Where the elites are at war with the people is on expansion of the organization’s authority. The public is not enthused. A recent Eurobarometer poll found that trust in the EU had fallen to 31 percent, from 57 percent just five years ago. But if there is one constant in European politics, it is that the Eurocrats never take “no” for an answer. The ultimate objective is a consolidated, continental government based in Brussels. If that requires overriding the public’s will, so be it.
For many years there has been pressure at the top for creation of a far more centralized quasi‐nation state, a de facto “United States of Europe.” In 2004 leading Eurocrats drafted a constitution to transform what remained a loose federation into something closer to a continental government. It was a complex document which proposed to shift responsibilities, or “competencies,” from national governments to Brussels, limit national vetoes over EU decisions, create a High Representative for Foreign Affairs and a European foreign service, and establish a “president,” the President of the European Council.
The document generated much enthusiasm in Brussels, but far less elsewhere. Constitutional change required popular approval, and voters in France and the Netherlands promptly said no. The Eurocrats could have accepted the people’s judgment. Could have, but naturally refused to do so. Former French President Valery Giscard d’Estaing, who played a lead role in drafting the new document, learned a different lesson: “Above all, it is to avoid having referendums.” Of course.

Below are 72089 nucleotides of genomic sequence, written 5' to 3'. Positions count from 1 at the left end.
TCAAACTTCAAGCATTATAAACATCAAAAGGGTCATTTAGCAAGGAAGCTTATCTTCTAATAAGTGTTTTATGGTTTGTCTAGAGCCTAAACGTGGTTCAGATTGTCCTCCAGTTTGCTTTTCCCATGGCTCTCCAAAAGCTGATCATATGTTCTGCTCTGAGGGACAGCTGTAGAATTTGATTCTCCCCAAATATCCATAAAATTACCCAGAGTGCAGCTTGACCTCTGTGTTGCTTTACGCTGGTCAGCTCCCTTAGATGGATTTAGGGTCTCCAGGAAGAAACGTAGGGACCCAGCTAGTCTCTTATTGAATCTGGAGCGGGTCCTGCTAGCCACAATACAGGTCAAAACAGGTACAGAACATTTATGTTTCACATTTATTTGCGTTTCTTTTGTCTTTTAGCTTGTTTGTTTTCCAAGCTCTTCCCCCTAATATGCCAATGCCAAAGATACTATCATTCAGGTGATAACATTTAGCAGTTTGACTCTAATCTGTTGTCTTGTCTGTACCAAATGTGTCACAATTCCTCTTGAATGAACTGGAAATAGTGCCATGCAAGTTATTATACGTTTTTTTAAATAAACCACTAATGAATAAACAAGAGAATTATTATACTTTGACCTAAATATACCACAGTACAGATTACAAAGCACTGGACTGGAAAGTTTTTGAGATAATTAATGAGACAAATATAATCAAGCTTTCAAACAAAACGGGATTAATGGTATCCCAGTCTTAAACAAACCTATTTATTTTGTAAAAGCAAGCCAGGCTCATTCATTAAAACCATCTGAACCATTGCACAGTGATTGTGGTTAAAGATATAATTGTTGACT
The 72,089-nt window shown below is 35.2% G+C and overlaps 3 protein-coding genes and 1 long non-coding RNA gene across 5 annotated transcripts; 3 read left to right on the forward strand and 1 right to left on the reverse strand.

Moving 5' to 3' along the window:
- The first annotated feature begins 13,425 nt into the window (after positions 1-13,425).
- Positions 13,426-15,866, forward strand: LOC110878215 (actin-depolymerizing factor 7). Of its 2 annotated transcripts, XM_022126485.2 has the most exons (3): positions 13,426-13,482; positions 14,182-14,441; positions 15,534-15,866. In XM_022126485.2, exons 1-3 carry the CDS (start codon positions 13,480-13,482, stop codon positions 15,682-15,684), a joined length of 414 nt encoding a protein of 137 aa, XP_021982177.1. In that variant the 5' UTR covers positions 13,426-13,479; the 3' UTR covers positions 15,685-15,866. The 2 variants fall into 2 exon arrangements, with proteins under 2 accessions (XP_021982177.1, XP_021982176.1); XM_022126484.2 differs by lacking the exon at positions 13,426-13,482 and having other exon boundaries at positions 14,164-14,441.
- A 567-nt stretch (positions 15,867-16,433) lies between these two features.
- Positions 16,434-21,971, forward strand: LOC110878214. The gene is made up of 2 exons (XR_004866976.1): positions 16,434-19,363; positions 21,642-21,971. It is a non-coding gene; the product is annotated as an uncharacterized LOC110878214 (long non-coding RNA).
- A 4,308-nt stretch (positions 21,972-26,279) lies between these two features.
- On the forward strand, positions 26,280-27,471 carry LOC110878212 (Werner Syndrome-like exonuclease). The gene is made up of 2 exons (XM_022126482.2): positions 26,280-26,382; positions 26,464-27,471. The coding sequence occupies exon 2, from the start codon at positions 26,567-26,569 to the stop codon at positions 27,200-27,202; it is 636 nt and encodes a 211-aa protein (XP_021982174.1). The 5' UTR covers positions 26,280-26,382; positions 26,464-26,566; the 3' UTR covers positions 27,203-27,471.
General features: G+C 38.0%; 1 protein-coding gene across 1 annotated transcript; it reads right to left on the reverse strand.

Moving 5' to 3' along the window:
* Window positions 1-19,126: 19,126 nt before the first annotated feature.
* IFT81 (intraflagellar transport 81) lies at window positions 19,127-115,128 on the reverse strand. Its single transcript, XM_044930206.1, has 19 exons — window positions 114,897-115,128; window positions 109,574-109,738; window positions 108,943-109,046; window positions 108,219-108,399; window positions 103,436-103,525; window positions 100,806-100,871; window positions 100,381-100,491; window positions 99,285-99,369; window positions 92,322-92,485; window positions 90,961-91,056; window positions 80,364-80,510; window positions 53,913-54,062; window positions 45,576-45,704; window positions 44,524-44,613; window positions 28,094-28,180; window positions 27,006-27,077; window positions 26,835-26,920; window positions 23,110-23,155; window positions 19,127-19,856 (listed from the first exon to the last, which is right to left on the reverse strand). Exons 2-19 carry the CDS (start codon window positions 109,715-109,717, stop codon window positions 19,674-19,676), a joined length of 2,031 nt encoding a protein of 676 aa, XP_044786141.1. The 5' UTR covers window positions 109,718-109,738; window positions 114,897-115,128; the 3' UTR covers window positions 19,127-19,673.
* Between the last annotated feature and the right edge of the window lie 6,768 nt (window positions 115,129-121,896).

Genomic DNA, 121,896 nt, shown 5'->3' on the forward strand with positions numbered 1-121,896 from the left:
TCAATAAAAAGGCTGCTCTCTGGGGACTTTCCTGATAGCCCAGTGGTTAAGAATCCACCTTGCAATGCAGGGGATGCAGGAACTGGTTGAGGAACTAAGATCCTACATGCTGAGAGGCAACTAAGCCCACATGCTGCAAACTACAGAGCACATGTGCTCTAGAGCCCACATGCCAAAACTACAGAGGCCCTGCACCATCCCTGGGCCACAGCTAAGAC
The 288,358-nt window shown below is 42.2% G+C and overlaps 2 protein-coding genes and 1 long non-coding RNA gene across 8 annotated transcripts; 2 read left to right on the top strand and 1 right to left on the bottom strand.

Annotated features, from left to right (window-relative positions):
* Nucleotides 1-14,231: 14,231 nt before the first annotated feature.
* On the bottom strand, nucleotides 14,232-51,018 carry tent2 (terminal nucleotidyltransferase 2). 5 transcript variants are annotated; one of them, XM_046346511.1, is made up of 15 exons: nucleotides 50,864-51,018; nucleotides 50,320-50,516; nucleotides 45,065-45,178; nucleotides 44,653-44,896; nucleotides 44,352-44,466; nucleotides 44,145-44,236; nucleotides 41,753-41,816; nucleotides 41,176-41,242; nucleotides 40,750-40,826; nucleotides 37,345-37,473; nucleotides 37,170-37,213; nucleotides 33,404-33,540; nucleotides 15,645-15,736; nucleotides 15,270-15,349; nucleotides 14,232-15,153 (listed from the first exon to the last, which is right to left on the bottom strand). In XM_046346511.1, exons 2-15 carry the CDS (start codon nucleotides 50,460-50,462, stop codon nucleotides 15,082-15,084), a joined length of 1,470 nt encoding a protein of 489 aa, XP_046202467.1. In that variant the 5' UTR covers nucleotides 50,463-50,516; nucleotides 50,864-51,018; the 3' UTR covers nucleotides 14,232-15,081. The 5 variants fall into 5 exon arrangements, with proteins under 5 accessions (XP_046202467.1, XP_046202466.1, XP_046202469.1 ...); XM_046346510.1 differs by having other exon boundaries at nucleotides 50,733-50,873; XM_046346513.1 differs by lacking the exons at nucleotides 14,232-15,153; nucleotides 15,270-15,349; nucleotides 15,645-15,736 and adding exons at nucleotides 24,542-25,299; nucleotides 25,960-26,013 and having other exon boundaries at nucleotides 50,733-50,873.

So the EU leadership moved a few commas and jumbled the text a bit, making the document even more abstruse, and then reissued it as a treaty which only required parliamentary approval. With the fix in, every national parliament promptly gave its assent to the so‐called Lisbon Treaty. Except in Ireland, where the constitution required a referendum.
To the shock and horror of the usual suspects, in June 2008 Irish voters rejected the agreement. How dare the people say no to what Europe’s enlightened leadership had so selflessly negotiated! For exercising their democratic rights the Irish were called “extremely arrogant” by one British Labor MP — who, of course, had been elected by British citizens exercising their democratic rights. German Interior Minister Wolfgang Schaeuble, who now serves as Finance Minister and thus chief enforcer of financial orthodoxy against Greece and other Euro‐delinquents, complained that “a few million Irish cannot decide on behalf of 495 million Europeans.” Of course, he believed that just a few thousand Europeans, the ruling class centered in Brussels and capital cities across the continent, should do the deciding.